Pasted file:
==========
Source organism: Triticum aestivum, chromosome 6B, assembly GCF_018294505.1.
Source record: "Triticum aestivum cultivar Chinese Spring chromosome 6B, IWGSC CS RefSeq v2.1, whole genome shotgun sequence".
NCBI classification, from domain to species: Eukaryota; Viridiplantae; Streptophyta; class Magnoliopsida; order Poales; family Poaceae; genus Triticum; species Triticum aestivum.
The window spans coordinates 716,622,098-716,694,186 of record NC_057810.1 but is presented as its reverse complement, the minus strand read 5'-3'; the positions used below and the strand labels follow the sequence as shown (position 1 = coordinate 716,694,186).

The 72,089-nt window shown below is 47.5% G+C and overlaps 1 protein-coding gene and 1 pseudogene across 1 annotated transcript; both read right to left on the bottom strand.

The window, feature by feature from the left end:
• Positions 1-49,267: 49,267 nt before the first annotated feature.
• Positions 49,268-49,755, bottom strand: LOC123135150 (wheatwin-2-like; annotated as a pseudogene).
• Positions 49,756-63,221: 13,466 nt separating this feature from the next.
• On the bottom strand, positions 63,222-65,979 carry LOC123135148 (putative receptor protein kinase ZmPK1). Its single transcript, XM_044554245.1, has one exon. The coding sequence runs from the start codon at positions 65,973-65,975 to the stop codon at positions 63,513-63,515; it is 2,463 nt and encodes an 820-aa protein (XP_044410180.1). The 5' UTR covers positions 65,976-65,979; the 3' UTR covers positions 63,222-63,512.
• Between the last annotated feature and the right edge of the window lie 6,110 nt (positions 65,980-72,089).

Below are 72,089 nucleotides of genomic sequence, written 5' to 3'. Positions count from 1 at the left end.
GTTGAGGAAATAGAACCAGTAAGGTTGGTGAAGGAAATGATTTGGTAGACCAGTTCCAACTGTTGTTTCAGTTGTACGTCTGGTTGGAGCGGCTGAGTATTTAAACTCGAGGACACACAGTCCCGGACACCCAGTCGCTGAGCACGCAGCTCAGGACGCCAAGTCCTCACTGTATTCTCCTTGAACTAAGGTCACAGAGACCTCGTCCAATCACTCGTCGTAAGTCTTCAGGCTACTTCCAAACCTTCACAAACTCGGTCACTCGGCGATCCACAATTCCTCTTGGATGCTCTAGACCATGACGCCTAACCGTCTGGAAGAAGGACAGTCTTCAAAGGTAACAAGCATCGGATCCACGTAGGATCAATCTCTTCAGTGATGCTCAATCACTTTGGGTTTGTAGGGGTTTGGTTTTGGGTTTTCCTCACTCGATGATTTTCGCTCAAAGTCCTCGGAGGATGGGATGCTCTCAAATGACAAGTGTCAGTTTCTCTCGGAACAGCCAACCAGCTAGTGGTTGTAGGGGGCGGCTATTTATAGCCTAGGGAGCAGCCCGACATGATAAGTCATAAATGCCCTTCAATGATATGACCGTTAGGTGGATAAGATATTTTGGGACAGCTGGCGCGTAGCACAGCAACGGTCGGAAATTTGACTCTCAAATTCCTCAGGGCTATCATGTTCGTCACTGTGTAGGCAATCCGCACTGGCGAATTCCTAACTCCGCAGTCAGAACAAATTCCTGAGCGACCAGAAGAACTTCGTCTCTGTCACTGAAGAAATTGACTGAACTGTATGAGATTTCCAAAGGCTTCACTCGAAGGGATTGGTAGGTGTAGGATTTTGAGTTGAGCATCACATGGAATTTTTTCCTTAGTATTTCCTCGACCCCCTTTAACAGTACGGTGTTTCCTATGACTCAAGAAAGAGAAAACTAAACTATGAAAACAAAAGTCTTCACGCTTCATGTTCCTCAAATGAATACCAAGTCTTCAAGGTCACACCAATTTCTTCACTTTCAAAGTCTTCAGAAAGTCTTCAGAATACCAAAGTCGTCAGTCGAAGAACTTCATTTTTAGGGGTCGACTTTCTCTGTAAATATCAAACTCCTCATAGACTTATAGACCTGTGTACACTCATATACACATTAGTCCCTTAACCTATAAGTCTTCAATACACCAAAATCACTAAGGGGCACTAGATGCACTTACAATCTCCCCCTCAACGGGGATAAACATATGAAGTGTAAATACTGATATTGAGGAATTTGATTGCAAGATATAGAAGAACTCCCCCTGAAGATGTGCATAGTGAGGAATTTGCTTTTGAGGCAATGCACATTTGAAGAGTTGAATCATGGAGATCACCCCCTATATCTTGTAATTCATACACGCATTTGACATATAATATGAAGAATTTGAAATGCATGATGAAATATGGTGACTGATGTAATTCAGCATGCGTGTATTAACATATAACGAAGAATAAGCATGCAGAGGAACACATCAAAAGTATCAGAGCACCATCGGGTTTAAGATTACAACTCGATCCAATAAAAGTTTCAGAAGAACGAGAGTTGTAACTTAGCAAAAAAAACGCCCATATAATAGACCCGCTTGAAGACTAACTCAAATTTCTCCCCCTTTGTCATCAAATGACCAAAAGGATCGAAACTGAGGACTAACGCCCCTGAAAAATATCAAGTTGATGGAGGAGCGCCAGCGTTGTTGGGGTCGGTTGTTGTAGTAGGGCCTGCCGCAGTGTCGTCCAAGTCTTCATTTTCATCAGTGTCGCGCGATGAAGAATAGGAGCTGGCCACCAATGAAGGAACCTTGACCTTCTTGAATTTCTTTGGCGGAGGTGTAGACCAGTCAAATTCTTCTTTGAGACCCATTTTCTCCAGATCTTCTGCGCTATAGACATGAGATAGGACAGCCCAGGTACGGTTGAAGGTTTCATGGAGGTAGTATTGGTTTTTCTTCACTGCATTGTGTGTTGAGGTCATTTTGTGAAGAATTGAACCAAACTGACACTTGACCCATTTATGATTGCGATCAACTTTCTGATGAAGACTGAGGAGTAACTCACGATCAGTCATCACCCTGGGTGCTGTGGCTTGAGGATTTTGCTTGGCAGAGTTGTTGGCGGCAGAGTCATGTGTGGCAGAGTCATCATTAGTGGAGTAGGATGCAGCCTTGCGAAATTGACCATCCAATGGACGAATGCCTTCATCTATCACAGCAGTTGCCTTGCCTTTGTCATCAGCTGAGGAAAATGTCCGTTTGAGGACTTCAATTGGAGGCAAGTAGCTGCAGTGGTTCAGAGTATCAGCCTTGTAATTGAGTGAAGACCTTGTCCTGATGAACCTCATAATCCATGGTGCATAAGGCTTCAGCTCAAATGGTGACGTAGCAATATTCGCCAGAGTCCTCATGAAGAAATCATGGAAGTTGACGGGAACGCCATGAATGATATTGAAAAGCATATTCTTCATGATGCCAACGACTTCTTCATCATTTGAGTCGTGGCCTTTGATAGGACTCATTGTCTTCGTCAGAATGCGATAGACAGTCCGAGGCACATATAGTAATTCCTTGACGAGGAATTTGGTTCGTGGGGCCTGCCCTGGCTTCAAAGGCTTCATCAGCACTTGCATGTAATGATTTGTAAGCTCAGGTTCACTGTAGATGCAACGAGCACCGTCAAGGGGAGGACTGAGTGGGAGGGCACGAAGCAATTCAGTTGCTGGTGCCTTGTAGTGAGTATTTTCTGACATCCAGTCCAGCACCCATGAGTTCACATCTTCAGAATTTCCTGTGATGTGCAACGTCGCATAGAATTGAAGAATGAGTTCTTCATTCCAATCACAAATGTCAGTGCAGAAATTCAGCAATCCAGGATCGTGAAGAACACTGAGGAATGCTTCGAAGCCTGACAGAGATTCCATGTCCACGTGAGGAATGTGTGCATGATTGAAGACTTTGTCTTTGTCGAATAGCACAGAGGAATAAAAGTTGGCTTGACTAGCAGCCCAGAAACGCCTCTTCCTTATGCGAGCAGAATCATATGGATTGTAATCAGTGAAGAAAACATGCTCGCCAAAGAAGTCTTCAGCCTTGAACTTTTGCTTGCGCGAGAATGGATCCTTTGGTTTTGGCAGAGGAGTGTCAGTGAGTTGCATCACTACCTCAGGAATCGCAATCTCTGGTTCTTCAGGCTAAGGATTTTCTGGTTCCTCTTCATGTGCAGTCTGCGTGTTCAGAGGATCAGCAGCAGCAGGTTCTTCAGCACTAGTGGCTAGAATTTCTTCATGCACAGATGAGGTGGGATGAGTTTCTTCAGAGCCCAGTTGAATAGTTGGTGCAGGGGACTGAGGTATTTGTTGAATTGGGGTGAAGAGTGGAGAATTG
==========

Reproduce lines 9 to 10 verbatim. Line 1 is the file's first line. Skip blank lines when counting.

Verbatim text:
• Positions 49,756-63,221: 13,466 nt separating this feature from the next.
• On the bottom strand, positions 63,222-65,979 carry LOC123135148 (putative receptor protein kinase ZmPK1). Its single transcript, XM_044554245.1, has one exon. The coding sequence runs from the start codon at positions 65,973-65,975 to the stop codon at positions 63,513-63,515; it is 2,463 nt and encodes an 820-aa protein (XP_044410180.1). The 5' UTR covers positions 65,976-65,979; the 3' UTR covers positions 63,222-63,512.